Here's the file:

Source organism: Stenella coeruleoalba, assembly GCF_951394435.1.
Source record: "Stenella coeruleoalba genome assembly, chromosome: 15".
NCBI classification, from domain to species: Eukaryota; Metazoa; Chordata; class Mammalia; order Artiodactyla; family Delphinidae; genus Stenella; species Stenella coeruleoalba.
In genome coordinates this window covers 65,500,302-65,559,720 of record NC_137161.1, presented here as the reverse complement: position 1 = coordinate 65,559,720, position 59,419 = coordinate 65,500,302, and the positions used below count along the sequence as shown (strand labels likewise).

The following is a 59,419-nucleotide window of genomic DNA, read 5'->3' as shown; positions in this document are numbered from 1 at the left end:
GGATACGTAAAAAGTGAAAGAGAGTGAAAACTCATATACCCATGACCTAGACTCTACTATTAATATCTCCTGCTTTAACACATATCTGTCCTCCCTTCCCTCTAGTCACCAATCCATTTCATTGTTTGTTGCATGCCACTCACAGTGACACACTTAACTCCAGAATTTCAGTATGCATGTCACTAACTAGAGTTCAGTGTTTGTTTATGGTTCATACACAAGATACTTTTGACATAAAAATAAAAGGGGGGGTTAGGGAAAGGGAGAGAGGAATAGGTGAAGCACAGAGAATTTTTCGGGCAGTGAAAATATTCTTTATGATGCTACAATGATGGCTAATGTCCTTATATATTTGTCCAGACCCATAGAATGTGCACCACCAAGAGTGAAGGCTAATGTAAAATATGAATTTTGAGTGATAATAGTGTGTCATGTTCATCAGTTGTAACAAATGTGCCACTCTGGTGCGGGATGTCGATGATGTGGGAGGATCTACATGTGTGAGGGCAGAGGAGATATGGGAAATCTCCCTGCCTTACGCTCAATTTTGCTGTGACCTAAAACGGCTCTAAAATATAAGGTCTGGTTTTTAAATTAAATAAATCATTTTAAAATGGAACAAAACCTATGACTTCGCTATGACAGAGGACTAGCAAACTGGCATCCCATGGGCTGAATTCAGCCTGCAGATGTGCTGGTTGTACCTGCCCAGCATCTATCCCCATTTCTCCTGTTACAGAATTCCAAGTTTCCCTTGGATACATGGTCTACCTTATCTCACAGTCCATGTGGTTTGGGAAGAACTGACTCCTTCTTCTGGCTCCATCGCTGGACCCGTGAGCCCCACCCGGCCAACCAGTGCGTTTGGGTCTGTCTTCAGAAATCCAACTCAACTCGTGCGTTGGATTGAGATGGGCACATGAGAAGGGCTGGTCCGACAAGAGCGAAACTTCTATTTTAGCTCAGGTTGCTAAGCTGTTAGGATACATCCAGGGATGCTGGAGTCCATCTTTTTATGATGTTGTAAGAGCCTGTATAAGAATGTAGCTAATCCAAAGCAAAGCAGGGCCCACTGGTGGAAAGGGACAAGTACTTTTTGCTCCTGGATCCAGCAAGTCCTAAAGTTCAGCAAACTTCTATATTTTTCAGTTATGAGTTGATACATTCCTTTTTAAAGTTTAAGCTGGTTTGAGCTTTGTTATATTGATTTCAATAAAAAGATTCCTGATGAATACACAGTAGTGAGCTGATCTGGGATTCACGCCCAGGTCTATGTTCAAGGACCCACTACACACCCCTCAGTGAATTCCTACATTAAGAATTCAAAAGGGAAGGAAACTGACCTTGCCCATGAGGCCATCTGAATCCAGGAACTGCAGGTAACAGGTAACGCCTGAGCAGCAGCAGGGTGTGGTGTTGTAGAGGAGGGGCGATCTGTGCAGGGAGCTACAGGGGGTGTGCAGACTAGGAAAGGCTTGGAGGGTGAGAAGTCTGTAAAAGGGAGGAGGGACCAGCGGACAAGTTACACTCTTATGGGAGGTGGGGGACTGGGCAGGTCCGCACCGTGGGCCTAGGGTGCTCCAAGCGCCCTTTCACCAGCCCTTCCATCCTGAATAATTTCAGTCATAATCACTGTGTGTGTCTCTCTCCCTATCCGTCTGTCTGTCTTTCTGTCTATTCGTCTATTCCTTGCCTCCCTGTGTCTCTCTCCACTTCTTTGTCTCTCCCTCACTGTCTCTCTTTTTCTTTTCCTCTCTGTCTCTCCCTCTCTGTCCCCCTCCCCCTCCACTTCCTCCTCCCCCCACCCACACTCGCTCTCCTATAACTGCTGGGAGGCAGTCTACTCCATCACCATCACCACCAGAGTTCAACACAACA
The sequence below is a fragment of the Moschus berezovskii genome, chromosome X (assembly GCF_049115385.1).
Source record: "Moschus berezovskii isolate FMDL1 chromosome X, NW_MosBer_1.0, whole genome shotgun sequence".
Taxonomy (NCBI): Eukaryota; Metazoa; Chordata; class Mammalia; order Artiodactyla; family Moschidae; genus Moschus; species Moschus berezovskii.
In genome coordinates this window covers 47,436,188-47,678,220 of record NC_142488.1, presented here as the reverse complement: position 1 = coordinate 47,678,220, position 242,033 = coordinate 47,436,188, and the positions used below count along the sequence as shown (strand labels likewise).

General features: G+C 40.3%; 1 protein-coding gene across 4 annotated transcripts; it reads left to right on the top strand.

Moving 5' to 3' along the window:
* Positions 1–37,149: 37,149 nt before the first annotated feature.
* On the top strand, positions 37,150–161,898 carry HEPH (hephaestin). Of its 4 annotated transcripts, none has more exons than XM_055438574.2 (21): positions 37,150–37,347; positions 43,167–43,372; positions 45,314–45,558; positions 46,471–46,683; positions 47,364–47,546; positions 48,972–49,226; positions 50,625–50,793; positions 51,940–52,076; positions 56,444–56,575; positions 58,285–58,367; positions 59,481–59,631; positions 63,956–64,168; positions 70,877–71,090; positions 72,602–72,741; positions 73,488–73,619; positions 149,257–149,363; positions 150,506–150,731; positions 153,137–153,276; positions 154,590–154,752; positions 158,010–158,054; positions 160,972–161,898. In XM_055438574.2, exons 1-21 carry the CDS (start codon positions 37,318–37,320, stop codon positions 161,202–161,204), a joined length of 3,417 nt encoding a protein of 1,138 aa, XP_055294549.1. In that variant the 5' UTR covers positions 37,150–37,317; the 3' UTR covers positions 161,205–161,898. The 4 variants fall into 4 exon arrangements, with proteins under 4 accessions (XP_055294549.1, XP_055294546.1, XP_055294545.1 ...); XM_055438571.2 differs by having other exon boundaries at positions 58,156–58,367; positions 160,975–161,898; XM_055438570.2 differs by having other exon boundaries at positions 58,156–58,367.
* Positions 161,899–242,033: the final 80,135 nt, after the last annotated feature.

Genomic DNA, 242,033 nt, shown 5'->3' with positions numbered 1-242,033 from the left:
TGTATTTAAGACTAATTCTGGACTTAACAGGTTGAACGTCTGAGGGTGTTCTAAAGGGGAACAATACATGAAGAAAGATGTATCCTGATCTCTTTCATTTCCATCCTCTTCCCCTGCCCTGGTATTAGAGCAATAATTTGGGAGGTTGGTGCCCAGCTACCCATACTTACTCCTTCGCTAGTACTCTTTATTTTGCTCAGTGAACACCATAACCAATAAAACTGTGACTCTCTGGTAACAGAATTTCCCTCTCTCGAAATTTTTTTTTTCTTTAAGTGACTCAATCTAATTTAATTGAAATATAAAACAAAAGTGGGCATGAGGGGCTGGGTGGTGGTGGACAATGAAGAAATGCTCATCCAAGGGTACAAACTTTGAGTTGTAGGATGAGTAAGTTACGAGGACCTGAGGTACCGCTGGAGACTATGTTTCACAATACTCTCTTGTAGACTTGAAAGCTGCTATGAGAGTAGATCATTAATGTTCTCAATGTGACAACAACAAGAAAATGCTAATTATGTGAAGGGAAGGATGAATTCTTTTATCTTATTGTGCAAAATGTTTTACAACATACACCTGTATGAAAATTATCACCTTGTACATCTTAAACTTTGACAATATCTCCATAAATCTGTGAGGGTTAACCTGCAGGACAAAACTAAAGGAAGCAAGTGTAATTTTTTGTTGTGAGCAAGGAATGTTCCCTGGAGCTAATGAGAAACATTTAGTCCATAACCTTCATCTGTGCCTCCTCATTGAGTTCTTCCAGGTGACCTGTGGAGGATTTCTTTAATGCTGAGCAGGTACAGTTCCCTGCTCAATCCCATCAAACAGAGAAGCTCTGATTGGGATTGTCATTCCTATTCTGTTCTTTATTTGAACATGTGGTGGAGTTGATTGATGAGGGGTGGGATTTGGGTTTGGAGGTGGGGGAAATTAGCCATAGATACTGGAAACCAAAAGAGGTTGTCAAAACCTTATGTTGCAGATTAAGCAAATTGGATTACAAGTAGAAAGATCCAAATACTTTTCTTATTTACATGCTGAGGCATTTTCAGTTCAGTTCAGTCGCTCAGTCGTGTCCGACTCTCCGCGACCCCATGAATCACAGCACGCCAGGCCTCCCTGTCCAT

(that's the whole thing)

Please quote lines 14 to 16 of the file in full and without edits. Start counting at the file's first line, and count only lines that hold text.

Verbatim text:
* On the top strand, positions 37,150–161,898 carry HEPH (hephaestin). Of its 4 annotated transcripts, none has more exons than XM_055438574.2 (21): positions 37,150–37,347; positions 43,167–43,372; positions 45,314–45,558; positions 46,471–46,683; positions 47,364–47,546; positions 48,972–49,226; positions 50,625–50,793; positions 51,940–52,076; positions 56,444–56,575; positions 58,285–58,367; positions 59,481–59,631; positions 63,956–64,168; positions 70,877–71,090; positions 72,602–72,741; positions 73,488–73,619; positions 149,257–149,363; positions 150,506–150,731; positions 153,137–153,276; positions 154,590–154,752; positions 158,010–158,054; positions 160,972–161,898. In XM_055438574.2, exons 1-21 carry the CDS (start codon positions 37,318–37,320, stop codon positions 161,202–161,204), a joined length of 3,417 nt encoding a protein of 1,138 aa, XP_055294549.1. In that variant the 5' UTR covers positions 37,150–37,317; the 3' UTR covers positions 161,205–161,898. The 4 variants fall into 4 exon arrangements, with proteins under 4 accessions (XP_055294549.1, XP_055294546.1, XP_055294545.1 ...); XM_055438571.2 differs by having other exon boundaries at positions 58,156–58,367; positions 160,975–161,898; XM_055438570.2 differs by having other exon boundaries at positions 58,156–58,367.
* Positions 161,899–242,033: the final 80,135 nt, after the last annotated feature.

Genomic DNA, 242,033 nt, shown 5'->3' with positions numbered 1-242,033 from the left: